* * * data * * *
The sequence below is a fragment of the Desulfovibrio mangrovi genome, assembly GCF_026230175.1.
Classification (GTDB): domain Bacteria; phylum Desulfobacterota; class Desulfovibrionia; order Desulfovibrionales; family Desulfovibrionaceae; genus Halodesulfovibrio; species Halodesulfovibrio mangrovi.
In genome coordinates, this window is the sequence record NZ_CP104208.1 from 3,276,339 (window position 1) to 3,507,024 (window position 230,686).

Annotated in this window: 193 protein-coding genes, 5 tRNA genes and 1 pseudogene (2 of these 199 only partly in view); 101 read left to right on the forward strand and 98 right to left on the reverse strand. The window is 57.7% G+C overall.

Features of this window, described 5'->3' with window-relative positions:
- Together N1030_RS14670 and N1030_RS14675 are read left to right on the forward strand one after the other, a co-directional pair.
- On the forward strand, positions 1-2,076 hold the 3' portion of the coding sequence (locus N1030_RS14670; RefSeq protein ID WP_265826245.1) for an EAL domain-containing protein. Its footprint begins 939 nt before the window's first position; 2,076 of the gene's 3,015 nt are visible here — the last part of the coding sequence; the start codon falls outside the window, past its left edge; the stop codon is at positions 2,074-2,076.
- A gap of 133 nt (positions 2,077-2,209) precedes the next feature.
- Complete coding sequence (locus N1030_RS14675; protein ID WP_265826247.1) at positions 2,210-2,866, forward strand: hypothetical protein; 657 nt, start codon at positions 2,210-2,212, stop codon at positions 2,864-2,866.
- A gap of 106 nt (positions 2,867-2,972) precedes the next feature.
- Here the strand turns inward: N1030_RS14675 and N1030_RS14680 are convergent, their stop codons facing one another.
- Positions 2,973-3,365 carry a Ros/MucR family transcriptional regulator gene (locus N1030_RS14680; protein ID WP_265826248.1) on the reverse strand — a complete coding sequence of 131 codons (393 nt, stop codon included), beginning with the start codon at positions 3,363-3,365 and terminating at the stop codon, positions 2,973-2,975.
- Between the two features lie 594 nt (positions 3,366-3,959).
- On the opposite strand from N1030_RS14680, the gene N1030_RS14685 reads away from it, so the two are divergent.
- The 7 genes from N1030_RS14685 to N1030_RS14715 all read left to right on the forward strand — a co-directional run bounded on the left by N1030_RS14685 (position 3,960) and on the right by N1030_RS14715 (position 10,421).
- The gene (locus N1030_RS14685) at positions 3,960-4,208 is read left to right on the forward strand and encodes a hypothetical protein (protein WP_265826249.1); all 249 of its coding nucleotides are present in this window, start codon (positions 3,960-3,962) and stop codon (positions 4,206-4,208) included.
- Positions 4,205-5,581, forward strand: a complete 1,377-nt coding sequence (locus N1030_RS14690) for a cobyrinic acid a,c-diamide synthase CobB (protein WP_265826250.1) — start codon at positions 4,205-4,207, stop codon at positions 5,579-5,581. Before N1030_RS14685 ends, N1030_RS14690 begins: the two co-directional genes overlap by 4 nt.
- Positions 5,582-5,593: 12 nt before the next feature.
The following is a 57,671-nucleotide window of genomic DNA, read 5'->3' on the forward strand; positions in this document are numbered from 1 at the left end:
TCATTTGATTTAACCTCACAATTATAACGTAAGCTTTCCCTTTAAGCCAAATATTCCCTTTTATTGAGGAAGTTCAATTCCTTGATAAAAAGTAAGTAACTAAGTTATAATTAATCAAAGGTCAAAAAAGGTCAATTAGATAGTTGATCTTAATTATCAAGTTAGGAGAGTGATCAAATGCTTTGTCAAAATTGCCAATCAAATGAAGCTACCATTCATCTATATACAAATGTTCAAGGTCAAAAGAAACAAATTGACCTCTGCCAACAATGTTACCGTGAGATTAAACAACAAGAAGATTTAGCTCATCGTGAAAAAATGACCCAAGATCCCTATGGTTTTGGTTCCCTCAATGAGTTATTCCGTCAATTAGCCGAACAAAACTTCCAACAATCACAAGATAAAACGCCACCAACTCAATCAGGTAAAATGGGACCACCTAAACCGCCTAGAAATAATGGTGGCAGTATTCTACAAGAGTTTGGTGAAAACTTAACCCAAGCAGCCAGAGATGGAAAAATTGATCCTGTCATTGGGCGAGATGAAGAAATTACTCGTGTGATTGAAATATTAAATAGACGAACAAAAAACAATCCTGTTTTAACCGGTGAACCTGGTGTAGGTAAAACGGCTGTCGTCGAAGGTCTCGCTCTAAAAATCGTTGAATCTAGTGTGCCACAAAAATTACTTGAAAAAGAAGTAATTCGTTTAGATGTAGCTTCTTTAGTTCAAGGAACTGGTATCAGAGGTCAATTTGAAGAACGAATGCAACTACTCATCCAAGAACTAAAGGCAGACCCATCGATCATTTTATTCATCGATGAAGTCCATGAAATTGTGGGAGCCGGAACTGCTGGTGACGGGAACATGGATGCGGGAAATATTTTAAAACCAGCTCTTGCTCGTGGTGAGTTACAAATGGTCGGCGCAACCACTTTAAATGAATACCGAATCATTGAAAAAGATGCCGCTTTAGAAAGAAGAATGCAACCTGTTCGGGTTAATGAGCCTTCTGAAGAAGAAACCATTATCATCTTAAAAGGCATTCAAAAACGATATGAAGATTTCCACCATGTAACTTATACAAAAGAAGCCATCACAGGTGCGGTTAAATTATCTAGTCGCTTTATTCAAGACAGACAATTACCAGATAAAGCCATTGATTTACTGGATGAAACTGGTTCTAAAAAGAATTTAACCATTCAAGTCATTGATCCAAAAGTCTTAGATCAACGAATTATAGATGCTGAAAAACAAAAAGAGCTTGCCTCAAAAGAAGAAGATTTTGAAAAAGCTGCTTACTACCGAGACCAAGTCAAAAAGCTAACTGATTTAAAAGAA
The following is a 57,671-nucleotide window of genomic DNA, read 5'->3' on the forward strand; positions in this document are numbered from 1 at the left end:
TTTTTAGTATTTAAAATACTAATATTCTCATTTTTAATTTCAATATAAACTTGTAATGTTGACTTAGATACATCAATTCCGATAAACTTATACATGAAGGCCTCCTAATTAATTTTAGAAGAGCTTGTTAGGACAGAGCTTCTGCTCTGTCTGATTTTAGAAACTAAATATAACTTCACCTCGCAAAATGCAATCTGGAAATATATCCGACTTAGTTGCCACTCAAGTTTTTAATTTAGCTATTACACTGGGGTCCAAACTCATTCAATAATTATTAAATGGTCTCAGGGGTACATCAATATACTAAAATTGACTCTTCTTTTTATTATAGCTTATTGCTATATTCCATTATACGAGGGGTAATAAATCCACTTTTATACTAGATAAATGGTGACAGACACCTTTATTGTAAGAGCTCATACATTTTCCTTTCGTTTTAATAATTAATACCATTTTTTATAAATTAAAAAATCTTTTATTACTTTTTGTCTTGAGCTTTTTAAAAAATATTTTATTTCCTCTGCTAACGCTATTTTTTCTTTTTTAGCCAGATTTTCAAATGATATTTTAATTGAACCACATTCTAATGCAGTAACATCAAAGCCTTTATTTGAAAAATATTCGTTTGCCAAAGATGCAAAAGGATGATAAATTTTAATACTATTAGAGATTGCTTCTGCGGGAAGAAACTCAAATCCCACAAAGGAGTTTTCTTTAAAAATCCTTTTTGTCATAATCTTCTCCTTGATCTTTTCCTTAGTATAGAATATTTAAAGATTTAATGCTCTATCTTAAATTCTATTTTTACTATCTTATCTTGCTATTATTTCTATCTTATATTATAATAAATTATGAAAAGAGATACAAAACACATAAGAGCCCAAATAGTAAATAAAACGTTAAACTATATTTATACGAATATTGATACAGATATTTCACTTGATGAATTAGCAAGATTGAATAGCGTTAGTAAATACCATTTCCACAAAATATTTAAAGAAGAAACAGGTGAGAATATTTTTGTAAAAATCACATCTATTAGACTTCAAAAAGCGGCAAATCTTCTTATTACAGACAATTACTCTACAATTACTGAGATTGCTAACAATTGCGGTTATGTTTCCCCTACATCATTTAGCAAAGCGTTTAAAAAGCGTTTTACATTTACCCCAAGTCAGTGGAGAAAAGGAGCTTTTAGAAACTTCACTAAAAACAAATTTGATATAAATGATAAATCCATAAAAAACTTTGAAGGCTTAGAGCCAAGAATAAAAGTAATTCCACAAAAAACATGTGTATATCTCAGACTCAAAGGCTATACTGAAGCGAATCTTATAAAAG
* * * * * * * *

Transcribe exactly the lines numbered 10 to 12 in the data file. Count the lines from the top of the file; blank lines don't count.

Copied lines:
- A gap of 106 nt (positions 2,867-2,972) precedes the next feature.
- Here the strand turns inward: N1030_RS14675 and N1030_RS14680 are convergent, their stop codons facing one another.
- Positions 2,973-3,365 carry a Ros/MucR family transcriptional regulator gene (locus N1030_RS14680; protein ID WP_265826248.1) on the reverse strand — a complete coding sequence of 131 codons (393 nt, stop codon included), beginning with the start codon at positions 3,363-3,365 and terminating at the stop codon, positions 2,973-2,975.